WASHINGTON – The Supreme Court has said a lot recently about what the Second Amendment means. The next question for the justices may be: Who does it not apply to?
A series of criminal cases percolating in lower federal courts are striking at a question about when the government may deny someone – such as a person convicted of a nonviolent felony – access to a gun. Experts on both sides of the gun debate say the question is likely to make its way to the Supreme Court soon.
A Philadelphia appeals court is hearing one such case Wednesday as the nation grapples with the latest mass shooting that killed three Michigan State University students.
What’s at stake for the gun debate?
- A landmark Supreme Court ruling last year set a higher standard for gun regulations. To pass constitutional muster, the court said, a prohibition must be consistent with the nation’s “historical tradition of firearm regulation.” Some criminal defendants are relying on the decision to challenge the prosecution of gun crimes.
- Some lower courts are now tossing gun laws that don’t have historical roots. Some of the cases will likely wind up at the Supreme Court.
Protective orders and gun ownership
Zackey Rahimi was involved in five shootings around Arlington, Texas, from late 2020 to early 2021. Police identified him as a suspect in those shootings, obtained a warrant to search his home and found a rifle and a pistol.
Authorities also learned Rahimi was the subject of a protective order following an alleged assault of his ex-girlfriend – an order that explicitly prohibited him from possessing a firearm. A grand jury indicted Rahimi for possessing a firearm while under a domestic violence restraining order in violation of federal law.
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A federal appeals court in Louisiana this month ruled that law unconstitutional – and it tossed Rahimi’s conviction. The decision from the three-judge panel – all of whom were nominated by Republican presidents – said the law was a historical “outlier that our ancestors would never have accepted.”
The Biden administration said it would “seek further review” of the decision.
What do advocates say?
“It’s not straightforward, based on the text of the Second Amendment, who is and isn’t part of the people who are covered,” said Esther Sanchez-Gomez, litigation director at Giffords Law Center, which advocates for stronger gun laws. But, she said, courts have found “for a long time” that people “who are considered dangerous may not hold Second Amendment rights categorically.”
What that means, Sanchez-Gomez said, is that the historical approach the high court adopted in its gun case last year jibes with laws that bar some from owning guns.
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Alan Gottlieb, founder of the Second Amendment Foundation, agreed that the Supreme Court hasn’t directly addressed the question and described the case law surrounding the question as fluid. From Gottlieb’s perspective, the government shouldn’t be able to deny an American access to a gun just because they might smoke marijuana – now legal in many states – or once committed a nonviolent crime.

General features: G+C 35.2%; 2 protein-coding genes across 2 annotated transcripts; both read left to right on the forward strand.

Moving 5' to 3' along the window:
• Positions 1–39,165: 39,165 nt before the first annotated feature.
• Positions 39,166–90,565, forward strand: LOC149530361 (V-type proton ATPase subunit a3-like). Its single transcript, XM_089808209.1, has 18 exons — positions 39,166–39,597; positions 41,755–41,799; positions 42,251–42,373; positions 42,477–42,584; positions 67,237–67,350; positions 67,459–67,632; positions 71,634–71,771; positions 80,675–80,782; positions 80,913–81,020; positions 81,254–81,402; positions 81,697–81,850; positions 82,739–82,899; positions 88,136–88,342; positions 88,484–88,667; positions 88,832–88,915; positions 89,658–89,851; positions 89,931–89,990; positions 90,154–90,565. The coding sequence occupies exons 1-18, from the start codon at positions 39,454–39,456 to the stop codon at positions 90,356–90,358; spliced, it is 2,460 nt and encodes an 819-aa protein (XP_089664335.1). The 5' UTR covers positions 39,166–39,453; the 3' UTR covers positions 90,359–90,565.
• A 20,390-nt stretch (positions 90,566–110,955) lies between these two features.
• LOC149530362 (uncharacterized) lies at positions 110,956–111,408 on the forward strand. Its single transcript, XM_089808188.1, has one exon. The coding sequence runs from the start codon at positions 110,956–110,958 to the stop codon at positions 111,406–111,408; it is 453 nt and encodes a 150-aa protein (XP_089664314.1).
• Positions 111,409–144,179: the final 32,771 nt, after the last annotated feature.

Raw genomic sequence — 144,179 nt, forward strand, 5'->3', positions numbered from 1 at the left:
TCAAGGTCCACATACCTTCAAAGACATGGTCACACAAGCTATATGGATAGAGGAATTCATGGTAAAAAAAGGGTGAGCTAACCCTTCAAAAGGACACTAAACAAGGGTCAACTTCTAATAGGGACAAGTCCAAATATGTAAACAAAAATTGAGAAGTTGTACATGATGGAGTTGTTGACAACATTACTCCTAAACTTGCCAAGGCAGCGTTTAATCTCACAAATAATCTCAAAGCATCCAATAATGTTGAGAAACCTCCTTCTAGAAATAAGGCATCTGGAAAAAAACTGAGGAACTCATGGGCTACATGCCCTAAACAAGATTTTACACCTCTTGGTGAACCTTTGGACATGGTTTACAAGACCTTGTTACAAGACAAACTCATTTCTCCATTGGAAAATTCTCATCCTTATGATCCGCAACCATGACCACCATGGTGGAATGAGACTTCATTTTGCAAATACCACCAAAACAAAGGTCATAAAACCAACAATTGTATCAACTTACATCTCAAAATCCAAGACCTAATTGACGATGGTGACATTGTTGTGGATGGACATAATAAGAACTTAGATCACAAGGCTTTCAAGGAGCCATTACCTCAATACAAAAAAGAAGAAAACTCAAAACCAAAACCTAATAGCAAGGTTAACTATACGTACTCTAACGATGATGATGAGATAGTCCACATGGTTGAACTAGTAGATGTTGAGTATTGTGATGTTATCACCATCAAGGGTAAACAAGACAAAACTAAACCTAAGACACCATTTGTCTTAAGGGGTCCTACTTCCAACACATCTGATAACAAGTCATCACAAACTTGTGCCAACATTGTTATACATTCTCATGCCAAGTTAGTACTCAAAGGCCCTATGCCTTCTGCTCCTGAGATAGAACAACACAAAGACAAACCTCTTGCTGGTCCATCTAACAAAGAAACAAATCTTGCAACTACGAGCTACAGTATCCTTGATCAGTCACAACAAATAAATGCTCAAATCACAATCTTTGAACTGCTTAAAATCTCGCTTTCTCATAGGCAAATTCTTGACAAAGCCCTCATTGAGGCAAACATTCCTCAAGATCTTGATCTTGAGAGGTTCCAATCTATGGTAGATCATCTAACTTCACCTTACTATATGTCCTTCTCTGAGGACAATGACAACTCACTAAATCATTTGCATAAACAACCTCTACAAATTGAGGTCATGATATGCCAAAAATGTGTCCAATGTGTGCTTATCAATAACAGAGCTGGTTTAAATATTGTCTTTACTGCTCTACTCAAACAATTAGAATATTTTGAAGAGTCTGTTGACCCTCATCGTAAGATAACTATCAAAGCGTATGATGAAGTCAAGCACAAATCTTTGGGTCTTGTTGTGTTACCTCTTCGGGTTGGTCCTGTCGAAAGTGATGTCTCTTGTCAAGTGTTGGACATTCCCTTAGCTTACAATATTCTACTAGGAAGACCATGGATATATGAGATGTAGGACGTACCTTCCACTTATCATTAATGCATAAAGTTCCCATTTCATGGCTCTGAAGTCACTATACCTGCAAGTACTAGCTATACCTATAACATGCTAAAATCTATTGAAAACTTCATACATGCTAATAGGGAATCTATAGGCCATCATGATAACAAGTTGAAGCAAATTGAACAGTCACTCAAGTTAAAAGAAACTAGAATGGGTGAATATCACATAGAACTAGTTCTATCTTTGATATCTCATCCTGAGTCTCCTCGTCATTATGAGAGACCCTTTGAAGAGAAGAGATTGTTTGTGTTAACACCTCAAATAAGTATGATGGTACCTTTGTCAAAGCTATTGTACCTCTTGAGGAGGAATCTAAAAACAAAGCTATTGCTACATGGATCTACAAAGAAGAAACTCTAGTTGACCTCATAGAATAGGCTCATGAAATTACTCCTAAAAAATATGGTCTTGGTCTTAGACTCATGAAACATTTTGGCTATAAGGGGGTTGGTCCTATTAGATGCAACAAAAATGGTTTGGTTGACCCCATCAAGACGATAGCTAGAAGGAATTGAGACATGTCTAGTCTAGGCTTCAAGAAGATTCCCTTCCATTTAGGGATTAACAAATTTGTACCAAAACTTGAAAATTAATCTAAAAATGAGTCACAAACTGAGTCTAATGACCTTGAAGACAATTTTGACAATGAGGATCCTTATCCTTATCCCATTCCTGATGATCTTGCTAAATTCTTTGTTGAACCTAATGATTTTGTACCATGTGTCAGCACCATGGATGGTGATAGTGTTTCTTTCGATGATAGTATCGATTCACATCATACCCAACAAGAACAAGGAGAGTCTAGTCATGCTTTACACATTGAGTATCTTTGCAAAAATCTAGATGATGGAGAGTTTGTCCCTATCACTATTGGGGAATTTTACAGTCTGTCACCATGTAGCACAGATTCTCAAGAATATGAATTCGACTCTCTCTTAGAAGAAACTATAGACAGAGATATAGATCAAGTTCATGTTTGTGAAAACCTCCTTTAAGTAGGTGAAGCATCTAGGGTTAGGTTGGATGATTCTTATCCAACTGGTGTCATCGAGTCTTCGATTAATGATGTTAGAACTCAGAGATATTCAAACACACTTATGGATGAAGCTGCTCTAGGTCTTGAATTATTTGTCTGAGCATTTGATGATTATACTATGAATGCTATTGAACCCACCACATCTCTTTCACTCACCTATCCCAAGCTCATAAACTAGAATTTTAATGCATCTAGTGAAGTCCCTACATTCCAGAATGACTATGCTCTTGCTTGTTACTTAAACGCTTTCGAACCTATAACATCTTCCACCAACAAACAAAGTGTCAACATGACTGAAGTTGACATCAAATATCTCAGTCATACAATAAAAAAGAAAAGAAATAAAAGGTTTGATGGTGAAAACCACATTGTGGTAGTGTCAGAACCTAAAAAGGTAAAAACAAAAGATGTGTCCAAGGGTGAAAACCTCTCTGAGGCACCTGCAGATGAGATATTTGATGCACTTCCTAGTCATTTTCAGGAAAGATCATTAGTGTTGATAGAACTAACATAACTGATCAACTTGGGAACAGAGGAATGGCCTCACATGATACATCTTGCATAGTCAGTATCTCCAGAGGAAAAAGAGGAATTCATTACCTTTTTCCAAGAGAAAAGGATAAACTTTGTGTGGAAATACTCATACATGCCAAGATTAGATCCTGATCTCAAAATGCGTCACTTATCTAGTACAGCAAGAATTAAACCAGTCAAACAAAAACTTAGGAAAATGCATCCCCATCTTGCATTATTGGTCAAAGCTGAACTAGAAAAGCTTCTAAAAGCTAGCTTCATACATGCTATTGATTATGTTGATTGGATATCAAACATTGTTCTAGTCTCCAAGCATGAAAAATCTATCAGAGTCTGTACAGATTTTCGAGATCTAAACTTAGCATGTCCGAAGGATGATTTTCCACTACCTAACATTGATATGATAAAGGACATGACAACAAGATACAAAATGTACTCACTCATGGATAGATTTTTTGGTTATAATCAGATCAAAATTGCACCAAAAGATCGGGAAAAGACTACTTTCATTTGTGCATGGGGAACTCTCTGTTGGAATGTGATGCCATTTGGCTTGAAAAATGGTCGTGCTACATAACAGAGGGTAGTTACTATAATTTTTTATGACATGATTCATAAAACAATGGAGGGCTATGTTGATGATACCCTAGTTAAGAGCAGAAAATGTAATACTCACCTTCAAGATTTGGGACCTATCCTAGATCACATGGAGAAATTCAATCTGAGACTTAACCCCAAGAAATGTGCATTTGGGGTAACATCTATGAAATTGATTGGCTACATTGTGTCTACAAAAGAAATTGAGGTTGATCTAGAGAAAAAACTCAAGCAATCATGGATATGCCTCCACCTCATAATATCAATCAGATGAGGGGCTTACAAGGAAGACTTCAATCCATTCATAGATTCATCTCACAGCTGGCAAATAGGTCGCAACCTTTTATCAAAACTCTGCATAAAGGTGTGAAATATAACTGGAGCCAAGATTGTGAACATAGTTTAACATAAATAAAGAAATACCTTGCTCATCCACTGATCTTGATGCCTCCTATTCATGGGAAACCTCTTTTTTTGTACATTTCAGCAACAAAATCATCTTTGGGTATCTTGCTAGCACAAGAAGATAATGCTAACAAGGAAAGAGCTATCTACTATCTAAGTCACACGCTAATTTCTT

“Eventually,” he said, “a case like this is probably going to work its way up to the Supreme Court.”
Associate Justice Brett Kavanaugh in a concurring opinion joined by Chief Justice John Roberts in the gun case last year, stressed the court’s decision should not be read to cast doubt on prohibitions on the “possession of firearms by felons and the mentally ill.” But others have countered it may be hard to square the court’s history-based standard with some of those laws. The court’s 6-3 majority opinion in the case doesn’t directly deal with the issues raised in Kavanaugh’s concurrence.
Nonviolent gun-owning felons
Nearly three decades ago, Bryan Range pleaded guilty to making false statements about his income to obtain $2,458 of food stamp assistance, court records show. Range was sentenced to probation and ordered to pay back the money along with a $100 fine.
Because the crime was a “felony-equivalent” – a state misdemeanor punishable by more than two years imprisonment – Range is barred by federal law from possessing a gun. That law has already been the subject of several appeals to the Supreme Court, which has so far declined to take the issue up.
A three-judge panel of a federal appeals court in Philadelphia – including two judges named by Democrats and one nominated by a Republican – ruled unanimously last year that Range’s “conviction places him outside the class of people traditionally entitled to Second Amendment rights.” The full appeals court will hear the case Wednesday.
Guns for marijuana users?
Jared Michael Harrison was pulled over in Oklahoma last year for running a red light. When he rolled down his window the police smelled marijuana, according to court records. A search of Harrison’s car turned up both pot and a loaded revolver. Harrison was charged under a federal law that makes it a crime to possess a gun while also being an “unlawful user” of a “controlled substance,” which includes marijuana.
But a federal court in Oklahoma tossed Harrison’s indictment this month, ruling that the law violates the Second Amendment in light of the Supreme Court’s decision last year. There is “little existing historical evidence” to back up the idea that people can be deprived of guns absent evidence that they are violent, wrote U.S. District Judge Patrick Wyrick, who was nominated to the bench by former President Donald Trump.
“Harrison may well have such a proclivity,” Wyrick wrote, “but the mere fact that he uses marijuana does not tell us that.”
If the case is appealed, it’s not clear how much appetite the Supreme Court has for the issue: It passed on a similar question raised by a Missouri man last year.